The Community Facilities Action team reached a unanimous decision Tuesday to recommend moving Wichita Falls ISD from a three high school district to a two high school district.
It also wants a stand-alone career center.
The members expressed an early, strong preference for building two new high schools — but refused to label them as Rider, Wichita Falls High School or Hirschi.
“OK, we’d have a new umph and a new umph,” CFAT Chairman Kerry Maroney said as he attempted to mirror back what CFAT members expressed.
“Call it a new North High School and a new South High School,” suggested one member.
“Well, I’m not sure that’s north and south,” Maroney said as they discussed locations.
After the meeting, WFISD Public Information Officer Renae Murphy summarized CFAT’s most decisive meeting yet.
“We’re shutting down all three high schools and building two new ones, with the identities and names yet to be determined,” she said of the committee’s recommendation. “This is fresh. This is about a new start for everyone.”
Both plans that CFAT voted to send to school board members for their ultimate approval would include a separate career center with a 1,000-student capacity on WFISD property.
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Neither plan included a ninth-grade center.
The CFAT is in the final stage of crafting a bond proposal to present to WFISD school board members in their Feb. 11 work session. The community team has been working since November to study district needs and come up with a plan that they believe the community will adopt in a planned-for bond election May 10.
In the CFAT proposal, the two new schools will be categorized by their locations — either a central campus (at the WFHS location) and a south campus (at the McNiel location) or a north campus (at the Hirschi site) and a south campus (at the McNiel site).
“No names will be attached because everybody’s shutting down,” Murphy said of the CFAT proposal.
CFAT members adopted the two plans to send on to the school board — Concept D and Concept D-1 — but put their own spin on both.
Concept D ($178 million to $219.5 million) outlined building two new ninth through 12th grade high schools, one at the McNiel site and one at the WFHS site, and closing Hirschi. The plan requires buying up properties to Kell. Unlike some of the other plans, it includes a larger $7 million to $11 million stadium improvement plan that includes restroom renovations.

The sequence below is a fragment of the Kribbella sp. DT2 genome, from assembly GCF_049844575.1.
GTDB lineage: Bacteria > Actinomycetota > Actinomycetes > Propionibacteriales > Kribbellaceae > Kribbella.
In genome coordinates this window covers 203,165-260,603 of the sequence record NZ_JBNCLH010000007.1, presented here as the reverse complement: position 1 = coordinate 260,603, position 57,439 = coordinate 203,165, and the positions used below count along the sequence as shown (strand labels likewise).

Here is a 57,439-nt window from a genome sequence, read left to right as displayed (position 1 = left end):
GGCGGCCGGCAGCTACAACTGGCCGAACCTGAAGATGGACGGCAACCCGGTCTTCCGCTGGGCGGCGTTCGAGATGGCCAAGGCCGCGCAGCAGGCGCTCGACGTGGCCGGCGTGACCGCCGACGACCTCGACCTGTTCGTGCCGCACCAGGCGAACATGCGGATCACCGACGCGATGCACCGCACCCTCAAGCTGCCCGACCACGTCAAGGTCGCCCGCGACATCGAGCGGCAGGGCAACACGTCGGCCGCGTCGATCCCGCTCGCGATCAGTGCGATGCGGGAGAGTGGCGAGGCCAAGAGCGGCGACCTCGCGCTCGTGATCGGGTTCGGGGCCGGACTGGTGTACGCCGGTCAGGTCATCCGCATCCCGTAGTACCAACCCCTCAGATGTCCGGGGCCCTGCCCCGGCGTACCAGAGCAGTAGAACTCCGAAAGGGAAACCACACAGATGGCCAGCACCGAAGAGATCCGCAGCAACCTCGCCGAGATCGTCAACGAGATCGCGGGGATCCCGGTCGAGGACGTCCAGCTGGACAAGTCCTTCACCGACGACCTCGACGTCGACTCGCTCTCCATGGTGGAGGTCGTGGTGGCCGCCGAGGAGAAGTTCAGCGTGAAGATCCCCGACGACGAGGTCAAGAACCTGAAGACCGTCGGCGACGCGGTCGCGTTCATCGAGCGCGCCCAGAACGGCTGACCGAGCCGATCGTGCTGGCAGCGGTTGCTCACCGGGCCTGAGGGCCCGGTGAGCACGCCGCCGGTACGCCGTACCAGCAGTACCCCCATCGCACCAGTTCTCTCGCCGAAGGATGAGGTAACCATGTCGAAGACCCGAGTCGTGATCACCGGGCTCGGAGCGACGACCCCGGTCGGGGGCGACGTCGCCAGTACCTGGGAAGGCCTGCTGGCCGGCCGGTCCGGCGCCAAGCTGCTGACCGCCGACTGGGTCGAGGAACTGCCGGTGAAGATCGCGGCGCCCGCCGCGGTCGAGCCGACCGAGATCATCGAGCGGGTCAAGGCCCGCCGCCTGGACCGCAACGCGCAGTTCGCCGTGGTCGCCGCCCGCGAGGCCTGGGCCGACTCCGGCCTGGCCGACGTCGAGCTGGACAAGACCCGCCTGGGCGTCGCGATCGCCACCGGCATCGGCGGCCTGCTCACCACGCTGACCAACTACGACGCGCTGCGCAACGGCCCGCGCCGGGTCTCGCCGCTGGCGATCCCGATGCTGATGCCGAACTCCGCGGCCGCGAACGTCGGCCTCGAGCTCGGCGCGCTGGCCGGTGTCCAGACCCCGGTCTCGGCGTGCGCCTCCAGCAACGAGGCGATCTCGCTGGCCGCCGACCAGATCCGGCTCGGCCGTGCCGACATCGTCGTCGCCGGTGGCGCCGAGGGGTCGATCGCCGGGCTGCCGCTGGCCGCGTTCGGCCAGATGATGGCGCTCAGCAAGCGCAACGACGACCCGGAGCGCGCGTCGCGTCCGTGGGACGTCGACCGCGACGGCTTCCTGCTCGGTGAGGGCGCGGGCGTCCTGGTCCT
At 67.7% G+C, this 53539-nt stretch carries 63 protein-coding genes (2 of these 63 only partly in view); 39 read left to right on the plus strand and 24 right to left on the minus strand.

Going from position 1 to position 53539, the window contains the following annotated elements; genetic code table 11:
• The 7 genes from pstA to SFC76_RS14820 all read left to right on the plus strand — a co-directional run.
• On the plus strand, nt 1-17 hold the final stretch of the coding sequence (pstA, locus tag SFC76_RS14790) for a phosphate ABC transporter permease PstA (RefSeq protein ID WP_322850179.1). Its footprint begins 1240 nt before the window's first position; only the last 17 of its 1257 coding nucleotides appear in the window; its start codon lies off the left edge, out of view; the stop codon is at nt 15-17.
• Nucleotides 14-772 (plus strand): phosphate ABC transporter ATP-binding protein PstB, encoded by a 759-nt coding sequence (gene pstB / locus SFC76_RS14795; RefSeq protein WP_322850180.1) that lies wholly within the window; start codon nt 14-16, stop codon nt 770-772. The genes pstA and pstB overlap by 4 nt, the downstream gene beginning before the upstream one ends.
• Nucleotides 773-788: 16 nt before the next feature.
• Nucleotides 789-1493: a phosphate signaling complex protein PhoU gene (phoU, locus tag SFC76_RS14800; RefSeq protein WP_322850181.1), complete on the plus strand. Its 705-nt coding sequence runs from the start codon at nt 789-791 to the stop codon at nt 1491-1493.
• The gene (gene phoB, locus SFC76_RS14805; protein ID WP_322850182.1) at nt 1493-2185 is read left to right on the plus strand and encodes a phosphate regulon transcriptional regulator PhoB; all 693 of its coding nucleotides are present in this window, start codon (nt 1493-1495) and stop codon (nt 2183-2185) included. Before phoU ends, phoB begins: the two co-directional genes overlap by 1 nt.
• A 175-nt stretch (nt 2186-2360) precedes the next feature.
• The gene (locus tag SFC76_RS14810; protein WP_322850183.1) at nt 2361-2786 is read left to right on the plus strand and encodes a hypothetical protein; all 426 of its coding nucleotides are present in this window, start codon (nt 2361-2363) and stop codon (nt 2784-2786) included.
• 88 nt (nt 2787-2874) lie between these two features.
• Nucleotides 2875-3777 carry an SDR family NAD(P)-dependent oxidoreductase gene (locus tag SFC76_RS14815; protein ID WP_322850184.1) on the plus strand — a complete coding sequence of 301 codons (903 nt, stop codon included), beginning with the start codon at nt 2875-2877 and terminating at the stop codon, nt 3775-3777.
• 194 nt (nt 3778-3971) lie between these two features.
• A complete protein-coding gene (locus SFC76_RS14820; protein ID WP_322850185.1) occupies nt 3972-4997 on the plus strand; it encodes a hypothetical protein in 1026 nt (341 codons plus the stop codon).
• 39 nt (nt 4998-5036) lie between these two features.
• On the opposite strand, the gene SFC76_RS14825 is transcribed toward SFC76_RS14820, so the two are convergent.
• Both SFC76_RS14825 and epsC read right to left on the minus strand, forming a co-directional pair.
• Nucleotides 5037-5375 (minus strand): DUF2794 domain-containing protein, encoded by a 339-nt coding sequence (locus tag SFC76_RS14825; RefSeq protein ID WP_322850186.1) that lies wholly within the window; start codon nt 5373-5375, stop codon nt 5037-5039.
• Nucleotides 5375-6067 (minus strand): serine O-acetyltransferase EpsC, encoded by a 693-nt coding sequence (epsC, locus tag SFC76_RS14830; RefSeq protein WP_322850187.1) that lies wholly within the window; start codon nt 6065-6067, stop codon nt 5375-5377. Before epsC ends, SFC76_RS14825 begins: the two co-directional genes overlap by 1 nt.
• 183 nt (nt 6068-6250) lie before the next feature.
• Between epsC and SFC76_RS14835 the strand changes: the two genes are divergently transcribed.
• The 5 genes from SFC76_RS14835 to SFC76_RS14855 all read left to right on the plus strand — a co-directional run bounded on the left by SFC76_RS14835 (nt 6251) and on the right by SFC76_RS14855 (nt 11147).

The new Concept D-1 ($166 million to $219.5 million), which CFAT members saw for the first time Tuesday, was similar, building two new high schools and closing WFHS instead of Hirschi. It also includes the larger stadium improvement plan.
CFAT members stressed the importance of building the two new high schools only on property already owned by the district.
Maroney estimated that could save $10 million to $12 million.
CFAT members also said they wanted the two schools to have equal capacity of 1,900 students and be as identical as possible.
A majority of CFAT members preferred deleting from the plan the option of building a new $15 million to $22 million elementary school since this was supposed to be a bond that addressed secondary needs.
In a secret vote, 19 voted to leave the elementary school out, 9 voted to leave it in, and 3 voted to leave that decision to board members.
Maroney suggested compromising by leaving the elementary school in the plan, and CFAT members nodded their OK.
“I question whether we can get $200 million approved,” CFAT member Brent Hillery said. “Do we go and let the board worry about that? If we feel in our hearts that $100 million to $125 million will get approved, we’re going to have to slash something.”
CFAT member Bethlyn Eby reminded the group that the numbers they agreed to early in the process may have been too low. “The more we’ve researched, the more we realize we are so far behind. Much of this should have been approved way back when. We need to step it up and make up for lost time. We may get support for the larger number.”
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Maroney reminded the group that a bond issue of $150 million to $200 million will cost a homeowner who has a property valued at $100,000 just $14 to $20 per month.
“That is newer and that is fewer,” Maroney said. “Some whittling has to be done. As it rattles around the community, we’ll get some feedback.”
One CFAT member reminded the team that it will be their job to sell this plan to the community.
“(The cost) scares the living hell out of me,” he said. “But we have to look at what we get for that amount. Look at what we’re trying to do for the kids.”
Maroney warned that it would be a tough sell, with 46,000 registered voters in the district and 13,000 of them expected to show up at the polls. “All we need is 50 percent plus one,” he said.